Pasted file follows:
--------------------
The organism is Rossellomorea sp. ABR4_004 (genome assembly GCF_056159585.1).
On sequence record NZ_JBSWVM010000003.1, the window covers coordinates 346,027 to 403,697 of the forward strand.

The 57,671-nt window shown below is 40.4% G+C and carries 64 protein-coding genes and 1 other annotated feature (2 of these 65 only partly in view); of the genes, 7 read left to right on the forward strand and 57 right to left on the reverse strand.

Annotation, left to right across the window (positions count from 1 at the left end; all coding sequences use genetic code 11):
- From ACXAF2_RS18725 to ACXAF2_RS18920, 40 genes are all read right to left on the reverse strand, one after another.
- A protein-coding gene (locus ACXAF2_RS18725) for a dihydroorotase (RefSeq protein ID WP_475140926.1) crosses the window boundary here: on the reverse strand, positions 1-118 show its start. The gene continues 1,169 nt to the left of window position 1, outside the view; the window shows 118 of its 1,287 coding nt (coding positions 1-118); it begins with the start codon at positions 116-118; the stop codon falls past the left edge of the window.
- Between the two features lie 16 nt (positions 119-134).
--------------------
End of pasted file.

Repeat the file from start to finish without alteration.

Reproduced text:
The organism is Rossellomorea sp. ABR4_004 (genome assembly GCF_056159585.1).
On sequence record NZ_JBSWVM010000003.1, the window covers coordinates 346,027 to 403,697 of the forward strand.

The 57,671-nt window shown below is 40.4% G+C and carries 64 protein-coding genes and 1 other annotated feature (2 of these 65 only partly in view); of the genes, 7 read left to right on the forward strand and 57 right to left on the reverse strand.

Annotation, left to right across the window (positions count from 1 at the left end; all coding sequences use genetic code 11):
- From ACXAF2_RS18725 to ACXAF2_RS18920, 40 genes are all read right to left on the reverse strand, one after another.
- A protein-coding gene (locus ACXAF2_RS18725) for a dihydroorotase (RefSeq protein ID WP_475140926.1) crosses the window boundary here: on the reverse strand, positions 1-118 show its start. The gene continues 1,169 nt to the left of window position 1, outside the view; the window shows 118 of its 1,287 coding nt (coding positions 1-118); it begins with the start codon at positions 116-118; the stop codon falls past the left edge of the window.
- Between the two features lie 16 nt (positions 119-134).